A Campaign for Pollution

Alongside Geroge McGovern and Hubert Humphrey on the June 6th California Primary ballot is Proposition 9, an anti-pollution measure that has sparked a pot-boiling assault by big business lobbyists.
Known as the Clean Environment Act, Proposition 9 qualified for the ballot when the People’s Lobby, an army of volunteer citizens, collected the signatures of more than half-a-million registered voters. Proposition 9 reflects the widespread revulsion of Californians to the growing contamination of the air, land and water. by industrial, utility and motor vehicle pollutants. They watch the soothing environmental ads by the companies as they see and read about the destruction of health and property by those companies’ chemical, gaseous and particulate wastes. They listen to the assurances of politicians in the legislature and on state and local pollution control boards, while nonen­forcement, variances on request, and conflicts of inter­est reach epidemic proportions.

Bypassing the legislature and the administrative boards, Proposition 9, as permitted by California law, asks the voter directly to enact into law about a dozen measures. These include bans on new offshore oil drilling; requirements for more public disclosure of records by pollution control agencies; curbs On conflict-of-interest on these boards; restricts on certain persistent pesticides; imposition of a five-year moratorium on new atomic fission power plants; installation of more effective sanctions on violators; a broadening of citizen class-action suits against polluters; and adequate controls on the harmful contents of gasoline.

In opposition to these proposals are arrayed the giants of California industry and commerce. A sample includes Pacific Gas 8 and Electric, du Pont, General Electric, Crocker National Bank, steel, oil, auto, rail­road and telephoned companies. With more than $1,000,000 in contributions, the well-known San Francisco political public relations-firm of Whitaker and Barter la masterminding a statewide campaign against Proposition 9. As it has done so often in the past, when citizen efforts have threatened the status quo, the firm has marshaled all the traditional scare tactics about job loses and the imperiled economy. These supposed consequences of Proposition 9 are described in Ark pamphlets, in radio and TV advertisements and on billboard.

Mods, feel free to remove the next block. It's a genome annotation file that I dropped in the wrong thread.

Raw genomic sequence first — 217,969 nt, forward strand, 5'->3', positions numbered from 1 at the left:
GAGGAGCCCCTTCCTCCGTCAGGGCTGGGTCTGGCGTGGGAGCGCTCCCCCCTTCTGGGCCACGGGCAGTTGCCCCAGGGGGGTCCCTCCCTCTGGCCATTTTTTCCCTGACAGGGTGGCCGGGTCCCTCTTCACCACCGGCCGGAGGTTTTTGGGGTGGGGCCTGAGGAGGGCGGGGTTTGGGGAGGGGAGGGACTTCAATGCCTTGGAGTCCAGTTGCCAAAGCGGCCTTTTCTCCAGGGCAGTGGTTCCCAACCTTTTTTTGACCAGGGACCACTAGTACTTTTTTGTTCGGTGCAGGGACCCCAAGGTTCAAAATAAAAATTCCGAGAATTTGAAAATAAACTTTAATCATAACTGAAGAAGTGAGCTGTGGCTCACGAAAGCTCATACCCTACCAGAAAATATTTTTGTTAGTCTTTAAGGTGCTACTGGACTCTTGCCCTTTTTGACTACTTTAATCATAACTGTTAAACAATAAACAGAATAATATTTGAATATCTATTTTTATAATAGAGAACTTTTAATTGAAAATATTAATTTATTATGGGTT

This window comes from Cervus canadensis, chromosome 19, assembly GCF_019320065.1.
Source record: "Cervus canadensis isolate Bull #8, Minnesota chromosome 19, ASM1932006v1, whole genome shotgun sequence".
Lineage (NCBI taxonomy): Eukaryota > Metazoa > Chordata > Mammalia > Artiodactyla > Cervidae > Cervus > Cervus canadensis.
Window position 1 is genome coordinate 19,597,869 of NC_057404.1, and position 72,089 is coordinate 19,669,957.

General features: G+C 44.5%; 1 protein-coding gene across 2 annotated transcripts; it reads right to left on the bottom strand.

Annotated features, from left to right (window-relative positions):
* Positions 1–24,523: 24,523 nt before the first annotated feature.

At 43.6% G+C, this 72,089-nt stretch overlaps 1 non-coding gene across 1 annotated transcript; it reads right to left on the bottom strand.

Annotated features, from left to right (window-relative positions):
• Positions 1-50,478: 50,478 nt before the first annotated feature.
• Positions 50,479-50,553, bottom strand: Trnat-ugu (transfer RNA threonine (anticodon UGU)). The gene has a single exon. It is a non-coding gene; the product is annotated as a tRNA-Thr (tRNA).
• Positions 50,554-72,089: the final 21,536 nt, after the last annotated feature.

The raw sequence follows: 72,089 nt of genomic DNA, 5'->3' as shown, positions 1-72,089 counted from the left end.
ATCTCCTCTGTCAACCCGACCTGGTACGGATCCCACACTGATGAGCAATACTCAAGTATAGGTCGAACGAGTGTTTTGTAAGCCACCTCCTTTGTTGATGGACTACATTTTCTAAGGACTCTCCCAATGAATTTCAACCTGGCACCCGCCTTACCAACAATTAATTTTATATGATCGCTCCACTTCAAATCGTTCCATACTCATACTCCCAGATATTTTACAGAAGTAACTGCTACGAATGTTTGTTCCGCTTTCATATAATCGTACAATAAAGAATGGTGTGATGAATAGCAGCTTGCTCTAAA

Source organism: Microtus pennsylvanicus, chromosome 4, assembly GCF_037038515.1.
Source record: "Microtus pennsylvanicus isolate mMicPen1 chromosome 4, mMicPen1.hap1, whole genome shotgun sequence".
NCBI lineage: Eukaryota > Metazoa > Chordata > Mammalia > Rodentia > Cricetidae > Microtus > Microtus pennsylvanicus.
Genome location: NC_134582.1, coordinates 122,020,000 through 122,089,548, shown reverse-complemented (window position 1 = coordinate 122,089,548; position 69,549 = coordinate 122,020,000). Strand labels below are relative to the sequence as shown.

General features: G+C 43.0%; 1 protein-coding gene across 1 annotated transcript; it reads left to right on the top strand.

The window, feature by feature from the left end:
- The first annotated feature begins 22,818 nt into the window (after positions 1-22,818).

The facts are not what Whitaker and Baxter like to discuss. As a multiple form of devastation, pollutants not only make major contribution to human disease and promote ha casualties; they also destroy or devalue property, waste, millions of dollars in crop losses, and make other corrosive impacts on California’s economy from damaging machines to impairing recreation. Also on the increase are occupational diseases in factories and on farms where workers are daily exposed to contaminants. The situation is getting worse, not better, as the smog chases more Californians further and further from the cities; into the mountains for temporary relief.

Should Proposition 9 manage to pass or to win a substantial vote in spite of the enormous opposition of business and government which it is designed to tame and discipline, the vote will be heard around the country. For it would be a signal to those in power that people are no longer going to meekly swallow the fakery that keeps the available technology suppressed and limits the innovative capability that could reduce or prevent the deadly pollution that plagues America and more and more of the rest of the world.

Polluting industries always complain about costs of pollution control on their profit levels. Their victims are now asking about the cost of not preventing pollution–on health, safety and on-the quality of life. Proposition 9 puts the burden of action on principal polluters–where it belongs.

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